Consumers expect businesses to comply with environmental, social and governance standards. While many organizations are working at improving their carbon footprint and reducing plastic waste, e-waste is an area where a lack of accountability and reporting could reflect poorly on an organization.
SEE: Discover the benefits of implementing ESG standards in your organization.
So, how did we get here?
There are several underlying reasons that contribute to Australia’s current e-waste management crisis.
Rapid technological advancement
Australia experiences a constant influx of new electronic devices as technology rapidly evolves. Most Australians replace laptops every two to four years and phones every three years. Older electronic products quickly become obsolete in this country, leading to increased e-waste generation.
High consumption rates
Australians have one of the highest electronic device ownership rates per capita globally. By 2025, statistics suggest that there will be as many as 33.8 internet-connected devices per household. Such high consumption of electronic devices contributes to a substantial volume of e-waste.
Improper disposal and recycling
An unfortunate, simple reality is that many Australians aren’t aware of the proper methods for disposing of electronic devices. Research in 2020 found that there was a “severe lack” of awareness about e-waste collection points and safe disposal. While public awareness around plastics and other sustainability measures has been pushed hard, e-waste remains a blind spot, with many simply discarding old devices in the trash.
Limited recycling infrastructure
Even when Australians are aware of e-waste, disposing of it responsibly can be difficult. While Australia has made efforts to establish e-waste recycling programs, such as the National Television and Recycling Scheme, the convenience of these systems is inadequate.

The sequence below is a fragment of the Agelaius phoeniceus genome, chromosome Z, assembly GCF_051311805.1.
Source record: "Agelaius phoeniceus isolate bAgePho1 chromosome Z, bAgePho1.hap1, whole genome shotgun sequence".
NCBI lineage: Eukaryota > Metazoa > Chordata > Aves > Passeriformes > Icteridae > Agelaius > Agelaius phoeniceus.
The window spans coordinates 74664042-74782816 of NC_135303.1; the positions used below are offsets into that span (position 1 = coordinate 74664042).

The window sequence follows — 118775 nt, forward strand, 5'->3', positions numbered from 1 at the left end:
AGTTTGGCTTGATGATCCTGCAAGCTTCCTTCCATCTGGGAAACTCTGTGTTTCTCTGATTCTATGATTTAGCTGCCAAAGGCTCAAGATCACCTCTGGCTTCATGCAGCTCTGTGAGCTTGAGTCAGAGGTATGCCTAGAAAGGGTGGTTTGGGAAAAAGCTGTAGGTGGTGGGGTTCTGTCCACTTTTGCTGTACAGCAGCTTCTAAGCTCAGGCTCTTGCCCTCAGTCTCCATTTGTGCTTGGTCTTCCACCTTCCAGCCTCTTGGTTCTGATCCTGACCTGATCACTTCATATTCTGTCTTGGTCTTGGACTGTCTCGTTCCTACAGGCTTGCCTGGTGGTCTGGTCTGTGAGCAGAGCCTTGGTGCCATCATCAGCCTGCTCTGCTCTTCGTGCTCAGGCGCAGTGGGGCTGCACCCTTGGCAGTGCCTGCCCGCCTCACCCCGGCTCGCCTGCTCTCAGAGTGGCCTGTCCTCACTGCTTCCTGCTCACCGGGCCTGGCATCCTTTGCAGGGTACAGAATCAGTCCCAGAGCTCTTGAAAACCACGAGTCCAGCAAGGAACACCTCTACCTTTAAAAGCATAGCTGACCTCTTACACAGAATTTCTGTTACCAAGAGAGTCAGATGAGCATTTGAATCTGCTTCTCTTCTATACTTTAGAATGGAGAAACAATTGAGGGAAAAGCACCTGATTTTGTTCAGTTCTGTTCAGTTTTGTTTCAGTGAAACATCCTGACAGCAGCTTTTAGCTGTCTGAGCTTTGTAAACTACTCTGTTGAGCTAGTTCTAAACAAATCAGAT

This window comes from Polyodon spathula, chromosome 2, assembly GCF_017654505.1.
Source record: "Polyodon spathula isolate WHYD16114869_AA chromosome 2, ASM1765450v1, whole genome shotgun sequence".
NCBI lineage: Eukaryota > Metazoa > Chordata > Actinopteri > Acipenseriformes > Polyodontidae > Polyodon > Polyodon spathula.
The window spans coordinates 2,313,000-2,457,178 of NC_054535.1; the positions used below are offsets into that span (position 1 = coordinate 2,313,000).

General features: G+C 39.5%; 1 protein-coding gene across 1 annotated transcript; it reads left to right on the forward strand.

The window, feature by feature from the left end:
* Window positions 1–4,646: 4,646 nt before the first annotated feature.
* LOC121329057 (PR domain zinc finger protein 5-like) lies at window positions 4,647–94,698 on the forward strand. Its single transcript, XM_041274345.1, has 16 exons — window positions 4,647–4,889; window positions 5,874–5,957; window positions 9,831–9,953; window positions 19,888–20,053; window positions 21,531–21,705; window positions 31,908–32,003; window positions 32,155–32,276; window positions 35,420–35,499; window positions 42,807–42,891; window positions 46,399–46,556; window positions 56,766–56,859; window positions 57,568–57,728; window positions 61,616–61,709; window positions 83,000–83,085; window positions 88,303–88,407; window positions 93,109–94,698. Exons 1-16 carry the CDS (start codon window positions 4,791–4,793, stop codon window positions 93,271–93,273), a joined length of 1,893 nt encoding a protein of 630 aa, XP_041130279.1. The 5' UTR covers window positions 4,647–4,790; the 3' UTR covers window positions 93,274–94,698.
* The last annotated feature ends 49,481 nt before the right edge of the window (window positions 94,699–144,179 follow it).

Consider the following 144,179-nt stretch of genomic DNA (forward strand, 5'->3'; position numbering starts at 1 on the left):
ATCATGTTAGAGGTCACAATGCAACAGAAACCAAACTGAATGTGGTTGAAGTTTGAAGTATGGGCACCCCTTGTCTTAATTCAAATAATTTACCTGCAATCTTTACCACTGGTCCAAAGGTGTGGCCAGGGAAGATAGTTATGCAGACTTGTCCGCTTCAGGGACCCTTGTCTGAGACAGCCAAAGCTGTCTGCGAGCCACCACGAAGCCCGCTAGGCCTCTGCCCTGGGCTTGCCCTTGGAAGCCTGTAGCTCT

Compared to other forms of waste, in which Australians are used to having bins picked up from the doorstop on a weekly basis, e-waste recycling efforts seem more cumbersome. In addition, recycling facilities aren’t widely accessible, especially in rural areas. This leads to a lack of convenient options for individuals to properly dispose of their electronic devices.
What can be done?
It remains true that managing e-waste at scale can be a logistical challenge for organizations. The best solution would be for IT teams to work with their suppliers and partners to establish a cyclical logistics chain, where older equipment is automatically fed back to the vendor and added to their e-waste management programs using the same logistics that deliver new technology. With the right partners and suppliers, which can offer reliable data-wiping services, the IT team will be able to manage the challenges of e-waste management in Australia.
Largely due to these risk factors, the costs of poorly managing e-waste is likely to accelerate rapidly in the months ahead. Organizations that aren’t already planning to modernize their e-waste strategy will need to do so soon to avoid being impacted on by the changing dynamics and expectations of the market.